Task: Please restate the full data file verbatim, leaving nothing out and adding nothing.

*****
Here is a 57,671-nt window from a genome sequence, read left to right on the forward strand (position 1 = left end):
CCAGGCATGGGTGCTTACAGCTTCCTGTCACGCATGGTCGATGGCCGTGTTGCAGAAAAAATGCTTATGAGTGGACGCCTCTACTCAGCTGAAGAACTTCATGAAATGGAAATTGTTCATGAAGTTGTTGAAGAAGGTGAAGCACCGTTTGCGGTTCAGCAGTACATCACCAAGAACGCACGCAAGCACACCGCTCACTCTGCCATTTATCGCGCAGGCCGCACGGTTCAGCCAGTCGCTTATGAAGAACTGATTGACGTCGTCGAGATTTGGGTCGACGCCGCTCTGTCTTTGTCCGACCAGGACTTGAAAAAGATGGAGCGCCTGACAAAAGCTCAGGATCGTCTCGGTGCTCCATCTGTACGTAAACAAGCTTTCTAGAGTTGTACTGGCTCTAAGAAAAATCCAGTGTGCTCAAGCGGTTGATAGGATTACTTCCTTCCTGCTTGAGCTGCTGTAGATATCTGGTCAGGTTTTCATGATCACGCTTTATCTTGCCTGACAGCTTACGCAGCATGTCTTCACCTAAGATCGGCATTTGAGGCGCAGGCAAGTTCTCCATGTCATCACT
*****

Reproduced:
Here is a 57,671-nt window from a genome sequence, read left to right on the forward strand (position 1 = left end):
CCAGGCATGGGTGCTTACAGCTTCCTGTCACGCATGGTCGATGGCCGTGTTGCAGAAAAAATGCTTATGAGTGGACGCCTCTACTCAGCTGAAGAACTTCATGAAATGGAAATTGTTCATGAAGTTGTTGAAGAAGGTGAAGCACCGTTTGCGGTTCAGCAGTACATCACCAAGAACGCACGCAAGCACACCGCTCACTCTGCCATTTATCGCGCAGGCCGCACGGTTCAGCCAGTCGCTTATGAAGAACTGATTGACGTCGTCGAGATTTGGGTCGACGCCGCTCTGTCTTTGTCCGACCAGGACTTGAAAAAGATGGAGCGCCTGACAAAAGCTCAGGATCGTCTCGGTGCTCCATCTGTACGTAAACAAGCTTTCTAGAGTTGTACTGGCTCTAAGAAAAATCCAGTGTGCTCAAGCGGTTGATAGGATTACTTCCTTCCTGCTTGAGCTGCTGTAGATATCTGGTCAGGTTTTCATGATCACGCTTTATCTTGCCTGACAGCTTACGCAGCATGTCTTCACCTAAGATCGGCATTTGAGGCGCAGGCAAGTTCTCCATGTCATCACT